A few weekends ago, we had planned to leave for the property on a Friday afternoon. My office had been given time off early Friday for the holiday and we were to leave when I got home. With Michael’s crazy schedule and the fact that our friend had need to cancel going with us, Michael and I decided we had more to do at home rather than on the property. We decided to stay home as well.
This proved to be a fortuitous set of events because later Friday, Michael and I went to the store and, as we were in the checkout line, we received this message from our 13 year old:
Needless to say, I was a bit worried and we hurried home. I felt a bit sick, because had we left, the house would have probably burnt down do to age of the building, etc. (In fact I posted about a house that burned down recently that was not quite as old as my house. Took only about an hour.)
I just have to put in here that my daughter is AWESOME! She put the fire out without panic and saved our house. We raised her to be very self-sufficient, and that paid off with this incident. An example of why I feel it is so important that we teach preparedness and self-sufficiency to our kids.
Anyway, we rushed home to check on her and to inspect the damage.
As you can see, this drawer was used for battery storage, and just about anything you would need for a power out. Candles, flashlights and matches were also housed here. It had been this way for 30 years – since my mother owned the house. This worked well, obviously, for those years, but something changed.
People began to store other items in the drawers, random things, like scissors.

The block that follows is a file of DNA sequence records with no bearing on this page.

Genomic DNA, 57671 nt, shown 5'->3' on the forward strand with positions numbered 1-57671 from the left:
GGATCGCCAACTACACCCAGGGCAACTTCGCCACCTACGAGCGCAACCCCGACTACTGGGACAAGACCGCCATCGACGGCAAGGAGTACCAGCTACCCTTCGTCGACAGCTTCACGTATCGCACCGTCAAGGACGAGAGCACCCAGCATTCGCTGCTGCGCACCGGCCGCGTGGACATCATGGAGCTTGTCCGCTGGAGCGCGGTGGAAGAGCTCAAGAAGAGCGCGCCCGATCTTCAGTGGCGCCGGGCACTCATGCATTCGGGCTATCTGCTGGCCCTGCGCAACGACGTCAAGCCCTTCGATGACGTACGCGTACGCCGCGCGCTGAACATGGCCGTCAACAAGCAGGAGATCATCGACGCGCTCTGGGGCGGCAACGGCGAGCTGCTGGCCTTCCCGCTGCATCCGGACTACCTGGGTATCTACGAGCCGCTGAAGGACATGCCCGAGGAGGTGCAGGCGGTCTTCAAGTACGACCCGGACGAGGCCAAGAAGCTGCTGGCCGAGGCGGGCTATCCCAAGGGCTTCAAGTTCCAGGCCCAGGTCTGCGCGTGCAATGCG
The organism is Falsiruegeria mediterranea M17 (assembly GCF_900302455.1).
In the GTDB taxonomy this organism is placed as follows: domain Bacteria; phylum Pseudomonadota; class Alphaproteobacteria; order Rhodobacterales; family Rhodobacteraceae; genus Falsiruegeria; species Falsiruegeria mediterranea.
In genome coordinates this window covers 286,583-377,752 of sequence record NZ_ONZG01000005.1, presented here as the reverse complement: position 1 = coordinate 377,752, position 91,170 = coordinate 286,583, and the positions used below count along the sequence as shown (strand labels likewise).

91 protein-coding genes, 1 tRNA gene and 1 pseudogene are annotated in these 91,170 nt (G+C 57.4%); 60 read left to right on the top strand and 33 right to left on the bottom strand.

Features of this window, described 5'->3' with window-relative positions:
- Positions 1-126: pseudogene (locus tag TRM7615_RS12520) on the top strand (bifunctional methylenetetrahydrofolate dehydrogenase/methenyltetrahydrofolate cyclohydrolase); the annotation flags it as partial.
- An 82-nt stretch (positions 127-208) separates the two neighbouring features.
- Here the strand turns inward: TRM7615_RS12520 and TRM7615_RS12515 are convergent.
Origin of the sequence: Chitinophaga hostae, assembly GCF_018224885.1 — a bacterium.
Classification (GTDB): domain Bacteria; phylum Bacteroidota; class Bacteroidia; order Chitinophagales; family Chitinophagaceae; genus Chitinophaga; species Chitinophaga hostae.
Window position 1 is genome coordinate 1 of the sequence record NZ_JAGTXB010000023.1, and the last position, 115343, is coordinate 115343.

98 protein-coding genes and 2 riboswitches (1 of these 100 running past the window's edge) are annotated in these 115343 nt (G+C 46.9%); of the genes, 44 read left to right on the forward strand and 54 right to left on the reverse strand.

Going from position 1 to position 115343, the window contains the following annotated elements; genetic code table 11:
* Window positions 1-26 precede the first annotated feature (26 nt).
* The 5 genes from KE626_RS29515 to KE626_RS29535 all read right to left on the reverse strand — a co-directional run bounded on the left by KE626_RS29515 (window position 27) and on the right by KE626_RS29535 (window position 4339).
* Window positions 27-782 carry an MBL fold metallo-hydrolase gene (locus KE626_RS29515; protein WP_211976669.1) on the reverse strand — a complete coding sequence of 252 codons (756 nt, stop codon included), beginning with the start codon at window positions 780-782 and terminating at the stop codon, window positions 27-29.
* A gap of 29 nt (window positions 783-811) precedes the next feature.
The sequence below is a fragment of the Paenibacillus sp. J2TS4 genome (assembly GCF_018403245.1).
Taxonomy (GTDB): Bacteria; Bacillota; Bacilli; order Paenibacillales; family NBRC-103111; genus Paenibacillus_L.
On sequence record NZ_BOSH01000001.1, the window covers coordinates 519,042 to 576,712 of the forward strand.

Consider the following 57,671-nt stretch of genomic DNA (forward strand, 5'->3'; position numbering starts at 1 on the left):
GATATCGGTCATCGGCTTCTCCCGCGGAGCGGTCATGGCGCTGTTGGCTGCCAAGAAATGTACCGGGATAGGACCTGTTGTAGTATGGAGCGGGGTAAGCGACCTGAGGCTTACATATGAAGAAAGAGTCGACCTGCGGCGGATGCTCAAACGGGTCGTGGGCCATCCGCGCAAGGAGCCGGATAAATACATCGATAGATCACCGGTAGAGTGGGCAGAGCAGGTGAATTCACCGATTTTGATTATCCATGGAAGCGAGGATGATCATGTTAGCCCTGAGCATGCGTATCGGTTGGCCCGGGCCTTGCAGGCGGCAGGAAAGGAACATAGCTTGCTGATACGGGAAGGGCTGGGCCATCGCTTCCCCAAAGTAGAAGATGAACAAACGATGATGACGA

Also, there was a set of old batteries. Some of their partners had popped when I placed them in a light, oozing acid. I thought I had gotten rid of all of those.
What apparently happened (I am not a fire marshal, I am just guessing) is that those scissors, came into contact with a pair of those cheap batteries, which caused them to arc and pop and catch fire in the battery drawer. You can see the arc marks on the scissors.
Again, I am so very grateful that our daughter was home to put the fire out. As I said, this drawer housed candles and just about all our matches. Had the fire jumped from the battery section to the matches section, this post would be much different. As it is, we had to throw out all our batteries due to possible heat damage and all the matches due to water damage. I tossed the melted candles, too.
The moral of this story is:
Don’t store metal objects with batteries, and always throw out damaged batteries. Also, it might be a good idea to store your matches separate from everything else.
I also encourage everyone to start thinking about what they would do in the event their house burned down. Where are your vital documents? Do you have a place to go, do you have money set asside to purchase clothes, etc, or do you have clothes available until your insurance kicks in? Do you kids know what to do if their house is on fire and you are not home?
Do you have any battery horror stories? Ideas on how you store your batteries? Please share in the comments below!
Check here for more on preparedness:
- Storage Run
- Apartment Prepping – A Creativity Challenge
- The Value of a Thing…
- Proper Battery Storage (aka How I Almost Lost My Home)
- Alternative Heating Solutions
- Preparedness Books
- My Bug Home Bag
- EDC – Every Day Carry Bag
- Connected via Amateur Radio – South London Journal